Located in the northernmost part of South America, the Bolivarian Republic of Venezuela has a privileged geography and physiography, with high orographic, climatic and therefore ecological diversity, manifested in an immense biological wealth, of which much remains to be discovered . The country is located between 0º 38 ‘and 15º 41’ N (from the north of the Amazon Basin to Isla de Aves to the north of its exclusive economic zone) and between 59º44 ‘and 72º23’ (from the Orinoco Delta and Essequibo to the Serranía de Perija). The total area is 916,445 km2 with a land area of 882,050 km2. Its maritime area includes 71,295 km² of territorial sea, 99,889 km² of continental shelf and 471,507 km² of exclusive economic zone in the Caribbean Sea and Atlantic Ocean. This location gives the country a wide diversity of ecosystems along 27 climatic zones, with 650 types of natural vegetation, 23 landforms and 38 large geological units.
Venezuela has a rich geographic diversity, with Andean and coastal mountainous areas, low tropical forest areas, coastal lagoons, pre-Cambrian mountain ranges of the Shield of Guayana and alluvial plains of the Orinoco basin.
The most important mountain formations are the Cordillera de la Costa in its northern zone, the Cordillera de Mérida with a maximum height of 4978 msnm in the Bolivar Peak and the Serranía de Perijá that rises to 3750 msnm, in the border with Colombia.
The depression of Lake Maracaibo is formed by alluvial deposits from the Andes and Perija. Lake Maracaibo is a gigantic estuary (one of the largest in South America), receives more than 130 tributaries and is surrounded by fertile lands with high agricultural potential. This region presents several rivers of binational character with the Republic of Colombia, among which stands out the Catatumbo River, known for its atmospheric electrical activity (Catatumbo lightning).
The Lara Falcón Formation is located in the northwest of Venezuela, between the Cordillera de la Costa and the Andes, is composed of diverse mountainous formations and of hills, valleys and coastal plains. It highlights the Paraguana Peninsula, connected to the main landmass by a bar of sand dunes.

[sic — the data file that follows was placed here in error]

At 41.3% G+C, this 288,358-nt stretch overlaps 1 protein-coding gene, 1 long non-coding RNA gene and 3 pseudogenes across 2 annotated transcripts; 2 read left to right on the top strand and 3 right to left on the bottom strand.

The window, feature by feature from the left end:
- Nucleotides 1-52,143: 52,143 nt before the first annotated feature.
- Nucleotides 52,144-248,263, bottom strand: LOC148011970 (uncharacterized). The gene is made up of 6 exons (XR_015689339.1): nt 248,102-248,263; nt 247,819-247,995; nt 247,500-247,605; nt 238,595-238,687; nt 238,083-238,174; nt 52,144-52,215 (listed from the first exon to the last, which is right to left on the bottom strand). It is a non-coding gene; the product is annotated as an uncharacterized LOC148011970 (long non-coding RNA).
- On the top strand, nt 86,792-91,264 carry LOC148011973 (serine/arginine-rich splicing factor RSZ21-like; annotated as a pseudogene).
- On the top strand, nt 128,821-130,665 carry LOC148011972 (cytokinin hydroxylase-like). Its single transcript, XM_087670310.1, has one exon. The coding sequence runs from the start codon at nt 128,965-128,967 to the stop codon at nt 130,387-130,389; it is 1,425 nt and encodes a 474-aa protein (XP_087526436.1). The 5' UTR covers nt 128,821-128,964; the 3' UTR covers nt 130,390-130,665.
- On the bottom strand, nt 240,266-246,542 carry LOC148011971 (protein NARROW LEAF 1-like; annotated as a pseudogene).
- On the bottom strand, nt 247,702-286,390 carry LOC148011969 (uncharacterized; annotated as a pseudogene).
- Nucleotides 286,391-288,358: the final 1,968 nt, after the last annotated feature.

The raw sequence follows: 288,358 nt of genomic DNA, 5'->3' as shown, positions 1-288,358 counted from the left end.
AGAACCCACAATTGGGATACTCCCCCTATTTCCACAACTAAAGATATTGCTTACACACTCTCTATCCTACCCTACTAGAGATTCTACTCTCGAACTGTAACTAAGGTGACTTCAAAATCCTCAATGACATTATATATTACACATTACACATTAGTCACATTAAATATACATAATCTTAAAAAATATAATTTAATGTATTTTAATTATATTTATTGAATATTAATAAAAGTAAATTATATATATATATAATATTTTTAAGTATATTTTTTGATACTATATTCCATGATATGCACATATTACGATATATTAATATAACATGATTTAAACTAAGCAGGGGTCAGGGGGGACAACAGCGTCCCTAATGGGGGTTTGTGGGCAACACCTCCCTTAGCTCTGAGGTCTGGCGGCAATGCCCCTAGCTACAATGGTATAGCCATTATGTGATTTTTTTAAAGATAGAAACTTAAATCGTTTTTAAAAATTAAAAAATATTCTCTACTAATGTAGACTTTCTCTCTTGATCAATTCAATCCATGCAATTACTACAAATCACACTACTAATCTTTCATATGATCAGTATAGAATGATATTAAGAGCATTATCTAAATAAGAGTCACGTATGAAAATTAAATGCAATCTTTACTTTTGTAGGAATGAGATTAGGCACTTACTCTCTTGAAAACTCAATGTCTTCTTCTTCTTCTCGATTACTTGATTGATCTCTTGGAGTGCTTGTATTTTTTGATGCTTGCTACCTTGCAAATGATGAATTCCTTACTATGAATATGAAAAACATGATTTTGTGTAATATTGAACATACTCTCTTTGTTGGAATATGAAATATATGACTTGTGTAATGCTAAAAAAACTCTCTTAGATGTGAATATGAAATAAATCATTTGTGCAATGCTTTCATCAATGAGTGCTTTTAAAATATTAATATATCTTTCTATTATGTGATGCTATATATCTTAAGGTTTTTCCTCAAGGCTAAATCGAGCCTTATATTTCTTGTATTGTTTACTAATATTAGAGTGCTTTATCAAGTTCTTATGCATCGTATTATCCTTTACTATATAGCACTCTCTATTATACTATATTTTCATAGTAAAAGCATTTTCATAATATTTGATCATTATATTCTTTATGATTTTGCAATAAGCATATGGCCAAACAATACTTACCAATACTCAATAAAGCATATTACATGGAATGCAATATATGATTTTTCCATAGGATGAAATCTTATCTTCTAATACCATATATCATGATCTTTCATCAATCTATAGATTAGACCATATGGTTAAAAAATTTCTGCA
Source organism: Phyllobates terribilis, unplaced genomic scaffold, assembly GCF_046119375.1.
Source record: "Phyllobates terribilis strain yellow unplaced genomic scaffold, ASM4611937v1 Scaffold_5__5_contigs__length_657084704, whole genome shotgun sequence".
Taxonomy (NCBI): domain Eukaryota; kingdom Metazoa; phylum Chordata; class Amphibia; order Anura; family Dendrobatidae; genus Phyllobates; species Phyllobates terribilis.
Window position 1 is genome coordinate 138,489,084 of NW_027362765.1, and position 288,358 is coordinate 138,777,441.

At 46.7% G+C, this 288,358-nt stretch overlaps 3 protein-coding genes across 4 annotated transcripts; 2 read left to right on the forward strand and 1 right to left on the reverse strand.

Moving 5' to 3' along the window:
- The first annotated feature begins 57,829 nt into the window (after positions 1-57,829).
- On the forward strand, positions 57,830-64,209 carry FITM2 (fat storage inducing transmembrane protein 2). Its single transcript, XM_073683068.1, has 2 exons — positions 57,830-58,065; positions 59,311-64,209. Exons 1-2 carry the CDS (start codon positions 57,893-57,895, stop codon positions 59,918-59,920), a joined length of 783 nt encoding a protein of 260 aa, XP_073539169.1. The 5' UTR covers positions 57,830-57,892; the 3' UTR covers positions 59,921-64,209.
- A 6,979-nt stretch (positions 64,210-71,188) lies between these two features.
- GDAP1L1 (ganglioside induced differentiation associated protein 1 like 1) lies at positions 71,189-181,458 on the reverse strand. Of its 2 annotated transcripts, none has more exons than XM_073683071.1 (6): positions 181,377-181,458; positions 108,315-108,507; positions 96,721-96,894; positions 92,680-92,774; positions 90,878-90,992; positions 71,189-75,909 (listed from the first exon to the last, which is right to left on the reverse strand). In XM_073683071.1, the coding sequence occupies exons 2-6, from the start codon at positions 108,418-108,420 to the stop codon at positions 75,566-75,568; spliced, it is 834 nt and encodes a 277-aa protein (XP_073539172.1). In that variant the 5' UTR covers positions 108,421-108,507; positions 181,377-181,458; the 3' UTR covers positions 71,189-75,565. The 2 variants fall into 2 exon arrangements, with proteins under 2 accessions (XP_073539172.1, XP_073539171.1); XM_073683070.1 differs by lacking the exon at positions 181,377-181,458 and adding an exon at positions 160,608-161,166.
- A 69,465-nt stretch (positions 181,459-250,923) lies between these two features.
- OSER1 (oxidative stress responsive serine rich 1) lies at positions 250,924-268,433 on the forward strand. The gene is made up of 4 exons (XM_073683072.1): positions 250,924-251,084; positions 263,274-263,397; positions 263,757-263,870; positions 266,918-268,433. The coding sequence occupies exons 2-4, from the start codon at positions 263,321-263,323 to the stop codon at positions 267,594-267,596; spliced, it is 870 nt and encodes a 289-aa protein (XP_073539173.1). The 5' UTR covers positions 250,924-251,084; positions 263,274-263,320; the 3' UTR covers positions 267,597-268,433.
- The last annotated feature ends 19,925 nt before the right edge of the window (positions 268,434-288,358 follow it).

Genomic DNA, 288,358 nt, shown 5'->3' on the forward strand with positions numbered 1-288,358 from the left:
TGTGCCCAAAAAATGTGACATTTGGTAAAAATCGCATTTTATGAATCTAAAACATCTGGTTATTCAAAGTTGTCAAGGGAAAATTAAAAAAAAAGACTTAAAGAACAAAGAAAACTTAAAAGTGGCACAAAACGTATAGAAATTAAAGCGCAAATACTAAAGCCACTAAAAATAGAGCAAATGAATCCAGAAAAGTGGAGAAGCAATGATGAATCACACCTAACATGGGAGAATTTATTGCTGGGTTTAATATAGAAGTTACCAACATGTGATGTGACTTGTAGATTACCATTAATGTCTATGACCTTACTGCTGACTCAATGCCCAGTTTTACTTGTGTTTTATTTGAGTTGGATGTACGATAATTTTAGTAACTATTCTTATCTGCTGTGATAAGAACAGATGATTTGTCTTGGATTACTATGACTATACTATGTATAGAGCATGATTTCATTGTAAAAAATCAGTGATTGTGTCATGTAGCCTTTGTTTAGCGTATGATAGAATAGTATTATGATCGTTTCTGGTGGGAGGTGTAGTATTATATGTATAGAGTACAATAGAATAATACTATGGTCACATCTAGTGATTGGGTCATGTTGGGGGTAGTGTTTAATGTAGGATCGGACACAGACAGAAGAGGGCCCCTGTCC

The coastal region includes a narrow strip extending 2718 km of Caribbean coastline and 556 km of Atlantic coast, where predominates a vegetation of xeric forest, scrub and thorn bushes. In this region the main coastal mangrove formations and extensions of the country’s marine phanerogams are also located.
The insular space of Venezuela located in its territorial sea and exclusive economic zone of the Caribbean Sea and Atlantic Facade, includes the archipelagos of Los Monjes, Las Aves, Los Testios Los Frailes, Los Roques, La Sola and Los Hermanos, as well as the La Orchila, La Tortuga, Blanquilla, Margarita, Coche and Cubagua, Patos and Isla de las Aves, the latter establishes the northern limit of maritime sovereignty to a latitude of 15°41′ north. The predominant vegetation is xerophytic scrub, except for Margarita Island (the largest in the country), which has elevations above 900 meters above sea level with evergreen forest development.
The most extensive bioregion of the country is that of the Llanos del Orinoco, which extends from the Andean piedmont to the west to its mouth in the Orinoco Delta in the Atlantic. This region is divided in the Llanos Altos, with good drainage and with important formations of forest vegetation, the Llanos Bajos where the savannas predominate, and climatic extremes that makes them flooded in the rainy season, and the Eastern Plains, characterized by formations in forms like tables of regime more arid.
The Orinoco Delta is the largest wetland in the country with more than 43 thousand km2 of extension, and is originated by the alluvial deposits from the entire basin of this river, is fan shaped and consists of hundreds of tributaries that flow into The Atlantic. Here are the most extensive and developed mangrove communities, as well as floodplain forests and savannas, rebalse lagoon systems, morichales and palm groves. This delta receives an important influence from the Atlantic tides.
To the south of the Orinoco by its right margin, the Escudo de Guayanés is erected, whose predominant relief is the formations of penillanuras with extensive tropical forests, serranías and high plains (tepuyes), which present very high degrees of biological endemism. To the southwest of the Escudo, is the only section of Amazon basin present in Venezuela, connecting with the Orinoco basin through the Brazo Casiquiare.
As a result of the high diversity in biomes, Venezuela concomitantly presents one of the world’s highest diversity rates in plant and animal species. The Escudo de Guayana region along with the mountainous systems of the Andes, the Cordillera de la Costa and the Serranía de Perijá are the main centers of endemism in flora and fauna of the country.
To date, 5309 species of vertebrates have been cataloged; 1464 birds, 386 mammals, 377 reptiles, 342 amphibians, 1860 freshwater fish and 880 marine fish. The number of endemic species known in Venezuela amounts to 19 mammals, 49 birds, 16 reptiles, 157 amphibians and 37 freshwater fish. With reference to the invertebrates is estimated in at least 110 thousand species of which the majority have not yet been identified taxonomically and about 100 thousand correspond only to coleoptera.